2012 International Symposium
John Mekalanos, PhD
John Mekalanos is the Adele H. Lehman Professor of Microbiology and Molecular Genetics at Harvard Medical School. He has served as chair of the Department of Microbiology and Immunobiology (formerly Microbiology and Molecular Genetics) since 1996.
His research has involved multiple facets of bacterial pathogenesis with an emphasis on using genetic and functional genomic approaches to explore virulence gene regulation and host-pathogen interactions. His laboratory has provided many genetic tools that have been successfully in use in the field for decades, and has established fundamentally new approaches to understanding bacterial virulence from the gene to the genomic levels.
Dr. Mekalanos has been at the forefront of cholera research from his graduate studies at UCLA in the 1970s to the present. With its many students and postdoctoral fellows, the Mekalanos group has provided classic insights such as the identification of the regulatory factors that control production of both cholera toxin and the intestinal colonization factor TCP; identification of the filamentous bacteriophage that carries the genes for cholera toxin; development of reporters for virulence gene expression in vivo; and identification of small molecules that inhibit virulence in expression during infection. With colleagues and collaborators he has developed prototype vaccines effective against cholera, typhoid, anthrax and other encapsulated microorganisms, as well as providing evidence that bacteriophages control cholera epidemics in natural endemic settings. Recent work in his laboratory led to the identification of type VI secretion systems, dynamic phage-related organelles found in numerous bacteria that inject proteins into target eukaryotic and bacterial cells.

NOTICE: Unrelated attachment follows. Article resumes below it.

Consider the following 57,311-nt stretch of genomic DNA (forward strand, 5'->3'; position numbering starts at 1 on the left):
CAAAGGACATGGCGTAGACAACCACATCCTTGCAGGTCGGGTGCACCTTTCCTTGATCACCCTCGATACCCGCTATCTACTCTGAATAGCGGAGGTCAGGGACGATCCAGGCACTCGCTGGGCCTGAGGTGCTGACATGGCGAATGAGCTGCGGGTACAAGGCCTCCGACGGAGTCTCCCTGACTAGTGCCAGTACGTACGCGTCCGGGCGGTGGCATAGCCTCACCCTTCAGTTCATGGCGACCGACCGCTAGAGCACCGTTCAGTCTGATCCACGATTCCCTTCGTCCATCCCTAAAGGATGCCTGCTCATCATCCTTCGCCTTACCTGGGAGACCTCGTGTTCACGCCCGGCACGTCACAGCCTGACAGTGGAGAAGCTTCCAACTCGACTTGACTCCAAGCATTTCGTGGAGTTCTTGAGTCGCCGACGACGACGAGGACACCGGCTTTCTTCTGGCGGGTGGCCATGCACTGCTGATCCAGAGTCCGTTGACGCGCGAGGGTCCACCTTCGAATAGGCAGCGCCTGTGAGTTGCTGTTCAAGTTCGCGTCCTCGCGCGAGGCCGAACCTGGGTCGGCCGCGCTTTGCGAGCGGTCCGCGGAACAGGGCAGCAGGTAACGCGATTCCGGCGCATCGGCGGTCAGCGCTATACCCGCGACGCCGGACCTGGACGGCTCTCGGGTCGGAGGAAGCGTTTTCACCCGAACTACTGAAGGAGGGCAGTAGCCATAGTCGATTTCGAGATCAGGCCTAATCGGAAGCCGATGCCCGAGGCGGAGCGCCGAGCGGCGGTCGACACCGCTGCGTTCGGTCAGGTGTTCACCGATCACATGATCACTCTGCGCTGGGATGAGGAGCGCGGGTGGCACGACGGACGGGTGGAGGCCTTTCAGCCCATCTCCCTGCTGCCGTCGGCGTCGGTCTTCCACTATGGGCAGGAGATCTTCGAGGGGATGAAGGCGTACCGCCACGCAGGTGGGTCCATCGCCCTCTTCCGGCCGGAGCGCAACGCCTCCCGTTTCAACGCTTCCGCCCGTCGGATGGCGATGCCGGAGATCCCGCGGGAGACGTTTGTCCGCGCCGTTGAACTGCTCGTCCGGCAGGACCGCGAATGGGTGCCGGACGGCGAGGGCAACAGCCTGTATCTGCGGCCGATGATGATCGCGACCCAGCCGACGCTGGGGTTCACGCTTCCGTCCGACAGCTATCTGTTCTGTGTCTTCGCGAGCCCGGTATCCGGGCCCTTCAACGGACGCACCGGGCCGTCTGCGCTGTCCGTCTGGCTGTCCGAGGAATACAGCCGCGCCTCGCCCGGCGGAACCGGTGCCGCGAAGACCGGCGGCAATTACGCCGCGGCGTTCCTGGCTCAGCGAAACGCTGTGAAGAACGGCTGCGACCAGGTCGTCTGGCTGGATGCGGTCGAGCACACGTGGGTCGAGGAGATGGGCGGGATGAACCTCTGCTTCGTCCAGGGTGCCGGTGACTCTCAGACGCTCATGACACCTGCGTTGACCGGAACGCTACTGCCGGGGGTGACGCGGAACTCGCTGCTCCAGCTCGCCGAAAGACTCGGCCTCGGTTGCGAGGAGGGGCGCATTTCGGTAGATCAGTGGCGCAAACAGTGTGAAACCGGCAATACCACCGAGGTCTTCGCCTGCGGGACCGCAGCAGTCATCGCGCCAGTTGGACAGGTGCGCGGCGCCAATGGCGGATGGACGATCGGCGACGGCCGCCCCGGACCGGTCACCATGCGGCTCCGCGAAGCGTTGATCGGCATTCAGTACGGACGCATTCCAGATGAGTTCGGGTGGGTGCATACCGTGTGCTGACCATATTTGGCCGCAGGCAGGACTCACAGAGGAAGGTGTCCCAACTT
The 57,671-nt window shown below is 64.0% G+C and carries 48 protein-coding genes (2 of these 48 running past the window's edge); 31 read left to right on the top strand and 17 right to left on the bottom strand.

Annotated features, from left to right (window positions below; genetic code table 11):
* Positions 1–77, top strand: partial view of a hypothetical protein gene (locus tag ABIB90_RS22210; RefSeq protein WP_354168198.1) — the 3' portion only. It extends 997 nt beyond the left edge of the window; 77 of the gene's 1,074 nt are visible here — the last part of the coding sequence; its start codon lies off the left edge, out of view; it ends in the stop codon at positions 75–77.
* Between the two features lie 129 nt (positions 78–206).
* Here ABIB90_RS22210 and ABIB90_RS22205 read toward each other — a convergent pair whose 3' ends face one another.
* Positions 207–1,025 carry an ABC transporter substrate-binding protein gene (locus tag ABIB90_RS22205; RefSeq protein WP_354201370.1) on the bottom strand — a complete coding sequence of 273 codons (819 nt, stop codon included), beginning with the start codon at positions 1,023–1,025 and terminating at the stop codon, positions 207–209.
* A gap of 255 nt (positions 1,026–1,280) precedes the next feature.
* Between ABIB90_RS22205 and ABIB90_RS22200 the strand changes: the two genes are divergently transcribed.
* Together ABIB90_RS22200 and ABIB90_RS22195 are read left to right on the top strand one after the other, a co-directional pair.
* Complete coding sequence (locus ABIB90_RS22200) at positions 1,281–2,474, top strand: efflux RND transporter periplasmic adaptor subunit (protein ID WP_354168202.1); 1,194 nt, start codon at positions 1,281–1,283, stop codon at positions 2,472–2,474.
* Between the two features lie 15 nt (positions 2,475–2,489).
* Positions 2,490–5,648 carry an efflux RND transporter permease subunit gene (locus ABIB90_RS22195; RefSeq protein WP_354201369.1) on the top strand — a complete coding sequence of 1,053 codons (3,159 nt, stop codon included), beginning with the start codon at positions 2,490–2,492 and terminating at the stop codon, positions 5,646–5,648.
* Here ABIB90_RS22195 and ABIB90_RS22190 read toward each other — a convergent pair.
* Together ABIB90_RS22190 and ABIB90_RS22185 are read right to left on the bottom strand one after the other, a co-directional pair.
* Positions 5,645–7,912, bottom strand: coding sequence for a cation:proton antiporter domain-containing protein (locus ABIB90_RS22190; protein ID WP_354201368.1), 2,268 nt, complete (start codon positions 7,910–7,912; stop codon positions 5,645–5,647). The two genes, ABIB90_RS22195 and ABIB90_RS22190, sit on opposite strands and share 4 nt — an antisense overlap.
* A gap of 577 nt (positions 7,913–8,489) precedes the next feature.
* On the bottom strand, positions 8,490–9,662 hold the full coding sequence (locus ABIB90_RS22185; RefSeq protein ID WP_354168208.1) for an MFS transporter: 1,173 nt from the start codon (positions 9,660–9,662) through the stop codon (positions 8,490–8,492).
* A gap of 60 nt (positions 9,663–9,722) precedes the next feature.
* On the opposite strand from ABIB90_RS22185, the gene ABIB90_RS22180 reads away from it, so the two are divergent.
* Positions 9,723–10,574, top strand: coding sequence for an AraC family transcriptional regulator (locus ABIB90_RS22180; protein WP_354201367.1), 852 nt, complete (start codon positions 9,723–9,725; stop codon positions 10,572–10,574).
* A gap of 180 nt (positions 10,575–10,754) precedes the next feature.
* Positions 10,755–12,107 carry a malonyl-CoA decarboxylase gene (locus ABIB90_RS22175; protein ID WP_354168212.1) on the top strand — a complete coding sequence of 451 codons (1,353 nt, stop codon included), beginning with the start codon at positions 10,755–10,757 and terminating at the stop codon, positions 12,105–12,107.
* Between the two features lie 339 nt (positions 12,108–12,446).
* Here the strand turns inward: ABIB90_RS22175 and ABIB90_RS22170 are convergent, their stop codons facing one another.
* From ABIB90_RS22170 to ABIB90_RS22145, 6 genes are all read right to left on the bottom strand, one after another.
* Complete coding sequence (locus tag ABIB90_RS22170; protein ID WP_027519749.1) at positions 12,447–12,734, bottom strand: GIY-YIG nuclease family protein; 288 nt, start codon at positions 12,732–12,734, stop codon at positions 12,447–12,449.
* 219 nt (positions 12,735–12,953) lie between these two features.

Dr. Mekalanos has received many honors, including election to the National Academy of Science and American Society for Microbiology, the American Society for Microbiology Eli Lilly Award, American Association for the Advancement of Science Newcomb Cleveland Prize, and the City of Medicine Award. This year he was chosen as the first recipient of the Drexel Medicine Prize in Infectious Disease. He has been a member of the FDA Advisory Committee on Vaccines and Related Biologics, and has consulted for numerous governmental and private agencies including the National Institutes of Health, the World Health Organization, The International Vaccine Institute, the National Academy of Sciences, Massachusetts Public Health Biological Laboratories, and the US-Japan Cooperative Medical Science Program.
Dr. Mekalanos will present "A view to a kill: Molecular and cellular interactions in pathogenesis" at this year's symposium.
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